This study explores the issue of financial integration among stock markets of ASEAN5 economies, plus China (mainland China and Hong Kong), Japan and South Korea (referred to as ASEAN5+4). Using both graph theory and a Vector Autoregressive (VAR)-based method, together with a rolling window approach, we show that the level of interconnectedness among these markets is high but with clear time varying patterns. A large share of this seemingly high level of integration is shown to be driven by common global factors. After filtering these factors from each stock market, the magnitude of interconnectedness falls substantially. Our results therefore suggest that stock market integration in East and Southeast Asia is not as strong as it looks. Although governments in this region have been promoting financial market collaboration and integration, barriers remain significant. The overestimated interconnectedness is mainly a simple reflection of stronger global influences on individual markets, while their interconnectedness attributable to non-global factors shows a descending trend after the crisis.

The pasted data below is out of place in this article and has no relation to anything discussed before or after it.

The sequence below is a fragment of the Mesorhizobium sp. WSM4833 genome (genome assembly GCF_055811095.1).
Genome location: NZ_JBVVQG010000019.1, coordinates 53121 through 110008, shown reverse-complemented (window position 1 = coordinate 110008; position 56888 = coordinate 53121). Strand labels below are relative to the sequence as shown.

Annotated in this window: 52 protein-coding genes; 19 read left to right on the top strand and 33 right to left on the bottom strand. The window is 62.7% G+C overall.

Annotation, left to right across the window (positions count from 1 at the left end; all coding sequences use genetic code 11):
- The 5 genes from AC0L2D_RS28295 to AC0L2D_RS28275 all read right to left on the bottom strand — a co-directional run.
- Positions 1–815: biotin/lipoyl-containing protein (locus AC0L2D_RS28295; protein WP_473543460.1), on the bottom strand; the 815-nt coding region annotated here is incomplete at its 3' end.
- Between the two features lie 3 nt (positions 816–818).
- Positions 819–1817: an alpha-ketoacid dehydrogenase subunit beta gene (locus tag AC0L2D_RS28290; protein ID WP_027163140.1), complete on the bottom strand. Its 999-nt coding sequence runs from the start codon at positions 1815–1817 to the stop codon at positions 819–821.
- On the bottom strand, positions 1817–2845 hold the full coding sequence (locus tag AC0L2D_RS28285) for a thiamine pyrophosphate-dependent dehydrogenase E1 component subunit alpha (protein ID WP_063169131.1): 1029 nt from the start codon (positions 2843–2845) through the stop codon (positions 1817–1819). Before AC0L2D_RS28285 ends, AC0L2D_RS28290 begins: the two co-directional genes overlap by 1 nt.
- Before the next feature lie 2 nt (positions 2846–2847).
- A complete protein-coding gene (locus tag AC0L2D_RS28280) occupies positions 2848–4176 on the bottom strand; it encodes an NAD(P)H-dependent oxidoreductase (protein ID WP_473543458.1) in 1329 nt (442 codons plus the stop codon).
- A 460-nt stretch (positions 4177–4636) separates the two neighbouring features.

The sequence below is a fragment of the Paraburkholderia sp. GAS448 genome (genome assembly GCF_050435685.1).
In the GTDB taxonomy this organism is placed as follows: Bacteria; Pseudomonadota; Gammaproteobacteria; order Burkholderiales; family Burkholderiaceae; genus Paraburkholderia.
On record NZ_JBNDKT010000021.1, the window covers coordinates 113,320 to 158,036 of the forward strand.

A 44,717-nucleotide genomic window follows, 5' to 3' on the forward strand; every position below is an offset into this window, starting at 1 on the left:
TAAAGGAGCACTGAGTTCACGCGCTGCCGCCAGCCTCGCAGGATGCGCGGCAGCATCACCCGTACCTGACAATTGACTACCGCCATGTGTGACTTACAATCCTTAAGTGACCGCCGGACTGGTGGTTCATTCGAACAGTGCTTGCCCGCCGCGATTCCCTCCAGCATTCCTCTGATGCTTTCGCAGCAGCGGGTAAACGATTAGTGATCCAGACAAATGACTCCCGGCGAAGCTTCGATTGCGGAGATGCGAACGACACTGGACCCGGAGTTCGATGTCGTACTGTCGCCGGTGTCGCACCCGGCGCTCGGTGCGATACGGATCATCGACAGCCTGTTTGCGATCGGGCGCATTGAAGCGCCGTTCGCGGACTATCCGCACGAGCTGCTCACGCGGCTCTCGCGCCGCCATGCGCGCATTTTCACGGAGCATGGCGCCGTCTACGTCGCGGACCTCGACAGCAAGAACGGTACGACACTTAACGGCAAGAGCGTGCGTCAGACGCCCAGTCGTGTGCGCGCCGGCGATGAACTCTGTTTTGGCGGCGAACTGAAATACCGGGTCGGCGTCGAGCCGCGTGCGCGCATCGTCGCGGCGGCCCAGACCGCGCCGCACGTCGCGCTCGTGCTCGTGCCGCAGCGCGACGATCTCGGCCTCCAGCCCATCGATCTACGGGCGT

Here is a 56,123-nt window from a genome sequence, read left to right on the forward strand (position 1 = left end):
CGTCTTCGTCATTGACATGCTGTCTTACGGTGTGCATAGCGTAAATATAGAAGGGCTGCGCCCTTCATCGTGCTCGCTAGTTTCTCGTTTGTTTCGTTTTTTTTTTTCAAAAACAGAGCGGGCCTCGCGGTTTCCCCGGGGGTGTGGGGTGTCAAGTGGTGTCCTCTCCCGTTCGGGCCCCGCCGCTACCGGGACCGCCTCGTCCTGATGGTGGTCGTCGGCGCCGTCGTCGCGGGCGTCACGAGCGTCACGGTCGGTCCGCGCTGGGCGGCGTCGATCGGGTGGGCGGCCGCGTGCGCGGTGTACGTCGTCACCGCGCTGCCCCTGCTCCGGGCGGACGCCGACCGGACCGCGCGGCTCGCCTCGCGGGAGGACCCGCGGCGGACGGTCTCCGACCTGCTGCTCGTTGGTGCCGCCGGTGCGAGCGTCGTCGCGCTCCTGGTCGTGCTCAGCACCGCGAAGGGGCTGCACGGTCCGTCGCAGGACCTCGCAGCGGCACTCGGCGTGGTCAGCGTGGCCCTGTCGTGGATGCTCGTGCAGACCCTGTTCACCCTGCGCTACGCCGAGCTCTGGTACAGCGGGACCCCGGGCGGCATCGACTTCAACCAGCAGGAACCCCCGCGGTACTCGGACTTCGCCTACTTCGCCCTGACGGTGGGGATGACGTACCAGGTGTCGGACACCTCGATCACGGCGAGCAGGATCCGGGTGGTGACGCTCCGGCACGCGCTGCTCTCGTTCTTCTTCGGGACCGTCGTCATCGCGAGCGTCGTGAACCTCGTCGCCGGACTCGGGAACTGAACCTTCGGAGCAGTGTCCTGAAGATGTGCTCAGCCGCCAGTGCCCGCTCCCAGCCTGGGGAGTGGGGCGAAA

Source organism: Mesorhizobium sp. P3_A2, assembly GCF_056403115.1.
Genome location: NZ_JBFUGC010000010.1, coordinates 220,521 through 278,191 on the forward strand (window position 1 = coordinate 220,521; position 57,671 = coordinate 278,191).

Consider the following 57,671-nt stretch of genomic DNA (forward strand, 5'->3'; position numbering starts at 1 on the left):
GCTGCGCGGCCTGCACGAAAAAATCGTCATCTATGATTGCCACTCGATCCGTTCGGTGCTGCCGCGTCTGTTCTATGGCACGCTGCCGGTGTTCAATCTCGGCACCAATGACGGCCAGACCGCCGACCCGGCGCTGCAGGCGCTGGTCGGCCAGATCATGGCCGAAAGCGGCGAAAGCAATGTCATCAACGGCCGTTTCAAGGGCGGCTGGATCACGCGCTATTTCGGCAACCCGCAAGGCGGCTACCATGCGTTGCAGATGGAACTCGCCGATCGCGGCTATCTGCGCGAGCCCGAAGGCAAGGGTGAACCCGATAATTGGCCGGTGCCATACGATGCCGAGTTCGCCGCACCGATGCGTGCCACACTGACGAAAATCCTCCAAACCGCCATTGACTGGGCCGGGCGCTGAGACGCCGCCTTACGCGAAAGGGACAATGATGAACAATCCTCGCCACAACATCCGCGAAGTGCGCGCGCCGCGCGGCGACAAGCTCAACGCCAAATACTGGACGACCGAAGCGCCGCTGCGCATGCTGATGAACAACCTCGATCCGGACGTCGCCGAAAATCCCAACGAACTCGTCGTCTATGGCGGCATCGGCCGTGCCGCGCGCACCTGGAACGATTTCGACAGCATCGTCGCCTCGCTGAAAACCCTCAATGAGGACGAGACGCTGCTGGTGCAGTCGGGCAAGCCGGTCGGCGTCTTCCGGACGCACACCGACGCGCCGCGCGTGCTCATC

Stock Market Integration in East and Southeast Asia: The Role of Global Factors
What Racism Costs Us All
Joseph Losavio. “What Racism Costs Us All.” IMF. September 2020. https://www.imf.org/en/Publications/fandd/issues/2020/09/the-economic-cost-of-racism-losavio.
The Economic Cost of Gender-Based Discrimination in Social Institutions
Gaëlle Ferrant and Alexandre Kolev. “The economic cost of gender-based discrimination in social institutions.” OECD Development Centre. June 2016.